It’s all over the Interwebs and the story is getting more exegesis than the tale of Noah at a convention of Bible scholars. Larry Page, one of Google’s founders, is back in the saddle. Eric Schmidt, who took over some years ago as CEO will still be around and have a major role. Page is quoted as saying that Google needs to get a certain something called “start-up spark” back from whatever pawn shop they put it in when G became a Super Big Company. The place has to be more nimble and agile, etc. It’s become too bureaucratic and structured. Right now, Google is like the Pentagon, and Page wants it to be more like Lawrence of Arabia. Or something. First of all, I think Schmidt is on the way out. “One rug is space enough for four beggars to sleep, but the whole world not room enough for two sultans”, as the proverb has it. So, Mr. Schmidt can start packing up his trophies. It won’t be right away. Second, I don’t think a big company can be nimble and agile, so if this is really is what Page is after, he will be disappointed. Third, the word is that Google was stunned at the success of Facebook and Twitter and feels they should have had competing systems in place to get some of that action. Maybe. Or Maybe people there got tired of the doughnuts wSchmidt was bringing to the meetings. The “analysts” have to write about something, and talk about things on their broadcasts, blogs and so forth. The temptation is strong to inflate the story, and speculate on possible motives that just aren’t there. Maybe Page just wanted to come back to work. Still, it’s unusual to have big changes such as this, in the absence of a corporate crisis or looming criminal indictment. Some folks in Google Land are unhappy, and will be joined by many others I fear. I hope they saved some money.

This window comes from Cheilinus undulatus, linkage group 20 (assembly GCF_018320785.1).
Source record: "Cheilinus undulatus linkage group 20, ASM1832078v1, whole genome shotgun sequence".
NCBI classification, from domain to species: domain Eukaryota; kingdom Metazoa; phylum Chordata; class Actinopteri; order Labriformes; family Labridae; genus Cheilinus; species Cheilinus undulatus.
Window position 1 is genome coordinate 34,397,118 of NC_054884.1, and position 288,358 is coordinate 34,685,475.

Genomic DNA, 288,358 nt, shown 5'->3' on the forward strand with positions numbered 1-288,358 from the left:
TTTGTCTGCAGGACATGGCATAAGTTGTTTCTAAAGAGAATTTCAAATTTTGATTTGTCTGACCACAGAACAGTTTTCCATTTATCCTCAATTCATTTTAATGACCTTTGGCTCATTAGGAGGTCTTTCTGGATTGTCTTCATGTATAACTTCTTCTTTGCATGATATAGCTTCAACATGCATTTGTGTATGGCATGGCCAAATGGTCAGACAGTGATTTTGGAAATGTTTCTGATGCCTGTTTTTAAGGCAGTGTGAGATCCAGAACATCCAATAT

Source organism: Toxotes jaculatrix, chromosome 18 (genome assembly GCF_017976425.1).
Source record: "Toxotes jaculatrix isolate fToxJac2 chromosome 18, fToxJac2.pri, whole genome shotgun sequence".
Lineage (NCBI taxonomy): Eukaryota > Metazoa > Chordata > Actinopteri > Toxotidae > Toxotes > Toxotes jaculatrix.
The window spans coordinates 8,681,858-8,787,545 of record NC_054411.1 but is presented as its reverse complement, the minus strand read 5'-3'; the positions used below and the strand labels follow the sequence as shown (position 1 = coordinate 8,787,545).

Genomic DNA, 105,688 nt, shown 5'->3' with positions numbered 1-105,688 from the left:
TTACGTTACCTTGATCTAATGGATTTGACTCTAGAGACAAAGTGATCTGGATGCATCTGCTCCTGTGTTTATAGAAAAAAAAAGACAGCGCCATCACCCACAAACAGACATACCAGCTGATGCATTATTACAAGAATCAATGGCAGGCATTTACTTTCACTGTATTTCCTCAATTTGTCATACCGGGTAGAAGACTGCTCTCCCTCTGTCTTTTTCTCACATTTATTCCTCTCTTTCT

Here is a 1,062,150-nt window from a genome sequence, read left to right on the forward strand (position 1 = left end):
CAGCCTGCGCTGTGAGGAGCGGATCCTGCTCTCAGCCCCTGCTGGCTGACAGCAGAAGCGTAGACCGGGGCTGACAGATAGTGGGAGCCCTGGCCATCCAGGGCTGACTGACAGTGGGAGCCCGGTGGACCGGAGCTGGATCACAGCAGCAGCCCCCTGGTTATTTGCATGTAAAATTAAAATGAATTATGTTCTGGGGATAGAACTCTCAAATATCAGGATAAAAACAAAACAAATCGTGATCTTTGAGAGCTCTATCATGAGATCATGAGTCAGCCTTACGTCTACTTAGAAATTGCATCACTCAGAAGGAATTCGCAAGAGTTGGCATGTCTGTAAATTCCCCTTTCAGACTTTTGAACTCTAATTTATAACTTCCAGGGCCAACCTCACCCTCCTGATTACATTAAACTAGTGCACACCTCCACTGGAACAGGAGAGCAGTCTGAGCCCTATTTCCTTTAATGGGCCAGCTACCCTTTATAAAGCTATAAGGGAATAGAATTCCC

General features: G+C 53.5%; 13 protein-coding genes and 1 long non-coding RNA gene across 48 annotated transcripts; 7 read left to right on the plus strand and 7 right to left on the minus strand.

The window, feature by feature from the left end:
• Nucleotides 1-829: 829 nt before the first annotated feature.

There is a search engine called Duck Duck Go, DDG for short. No, there really is. It’s small. A start up. It has a staff of one and an administrative structure of one, and they are the same person. DDG would, of course, like to be much bigger, but there are certain obstacles in the way. One of those obstacles is called Google, which DDG considers its prime opponent and competitor. Google doesn’t seem to be very worried about any threat from DDG. But DDG is going after Google big time, and in its home town too. Well, in San Francisco anyway. DDG rented a big billboard in downtown SF, where there is a lot of motor traffic, and had a simple message to all passing by: DDG Doesn’t Track. Google Does. OK, that’s it. That and a picture of a duck. The point is to stress the fact that DDG does not forward a searcher’s query to the web site the search selects. Google’s machine does do this, and it enables sites to pair particular users with particular kinds of questions. This is great for advertisers who want to sell you foot balm, or pliers or some high-tech gizmo. It’s not so good for other things, such as privacy. If you happen to think that it’s nobody’s business if you need foot balm, or even don’t need it but are just curious about what such a thing might be, then you are at a disadvantage. And this is where DDG slips in the knife. The claim is that DDG will do all that the G does, but without all that tracking stuff. Traffic went up, a lot, in the period after the four-week trial of the billboard. Will this turn out to be the match that lights DDG’s rockets? I can’t say, but it seems rather unlikely to me. On the other hand, start up companies with goofy names such as Yahoo! and what’s the other one, oh, Yeah, GOOGLE seem to have done rather well.